Not surprisingly, a strong majority of Americans support doing whatever it takes to ensure Social Security’s future. A 2014 survey sponsored by the National Academy of Social Insurance found that 86 percent of those polled believed that “current Social Security benefits do not provide enough income for retirees,” 72 percent favored “raising future Social Security benefits in order to provide a more secure retirement for working Americans,” and 83 percent agreed that “it is critical to preserve Social Security benefits for future generations, even if it means increasing taxes paid by top earners.”
In sum, Social Security is not in crisis. It is a strong program, and if necessary, a simple reform can ensure its continuing smooth operation for the foreseeable future. In fact, two bills have recently been introduced to do just that. The Social Security Expansion Act and the Social Security 2011 Act both include new taxes on high-income earners, higher minimum benefit levels, and use of a new senior-oriented consumer price index for calculating yearly benefit increases. The Social Security Expansion Act is projected to extend the system’s solvency by 60 years; the Social Security 2011 Act by 75 years.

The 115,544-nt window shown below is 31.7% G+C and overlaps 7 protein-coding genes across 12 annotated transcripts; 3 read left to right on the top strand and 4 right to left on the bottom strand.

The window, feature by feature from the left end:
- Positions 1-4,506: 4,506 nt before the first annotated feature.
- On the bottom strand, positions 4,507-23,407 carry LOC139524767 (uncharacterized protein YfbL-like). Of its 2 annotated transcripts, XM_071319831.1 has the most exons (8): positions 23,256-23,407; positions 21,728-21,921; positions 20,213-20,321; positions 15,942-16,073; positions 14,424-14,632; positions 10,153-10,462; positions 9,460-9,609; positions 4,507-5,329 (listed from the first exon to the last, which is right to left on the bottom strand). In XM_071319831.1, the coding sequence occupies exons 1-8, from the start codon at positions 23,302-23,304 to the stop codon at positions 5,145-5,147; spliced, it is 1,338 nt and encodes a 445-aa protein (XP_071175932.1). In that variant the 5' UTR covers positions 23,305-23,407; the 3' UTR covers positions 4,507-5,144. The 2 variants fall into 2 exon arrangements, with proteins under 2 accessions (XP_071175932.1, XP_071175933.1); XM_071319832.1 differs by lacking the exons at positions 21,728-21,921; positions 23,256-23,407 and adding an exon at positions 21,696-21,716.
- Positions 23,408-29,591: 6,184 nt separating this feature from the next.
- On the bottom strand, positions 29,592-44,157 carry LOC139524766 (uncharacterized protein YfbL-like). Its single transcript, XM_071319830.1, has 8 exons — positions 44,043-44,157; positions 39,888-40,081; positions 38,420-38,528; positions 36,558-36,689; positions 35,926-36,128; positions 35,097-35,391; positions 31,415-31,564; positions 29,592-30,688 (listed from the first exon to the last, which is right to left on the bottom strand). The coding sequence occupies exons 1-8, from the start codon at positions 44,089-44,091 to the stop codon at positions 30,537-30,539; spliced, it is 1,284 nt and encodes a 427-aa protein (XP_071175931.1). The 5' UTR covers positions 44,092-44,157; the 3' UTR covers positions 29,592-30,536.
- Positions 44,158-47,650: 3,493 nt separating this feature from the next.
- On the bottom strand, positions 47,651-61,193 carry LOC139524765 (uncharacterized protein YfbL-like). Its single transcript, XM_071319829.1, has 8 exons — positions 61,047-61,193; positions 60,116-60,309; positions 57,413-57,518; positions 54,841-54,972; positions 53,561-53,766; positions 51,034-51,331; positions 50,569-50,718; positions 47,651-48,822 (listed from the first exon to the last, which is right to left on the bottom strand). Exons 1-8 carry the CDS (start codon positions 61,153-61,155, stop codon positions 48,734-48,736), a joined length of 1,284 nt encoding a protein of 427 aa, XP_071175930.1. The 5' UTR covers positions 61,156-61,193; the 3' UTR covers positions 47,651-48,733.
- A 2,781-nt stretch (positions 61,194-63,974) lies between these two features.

What does need our attention is the broader workings of our economy. Among the most pressing issues is the disappearance of secure, well-paying jobs. In fact, a growing number of analysts worry that the labor market has become so bad for workers that we may be facing the end of retirement; low pay and the lack of benefits will force people to work until they literally drop. That we have come to this point is the real crisis.
Martin Hart-Landsberg is a professor of economics emeritus at Lewis and Clark College. Street Smart Economics is a periodic series written by professors emeriti in economics for Street Roots.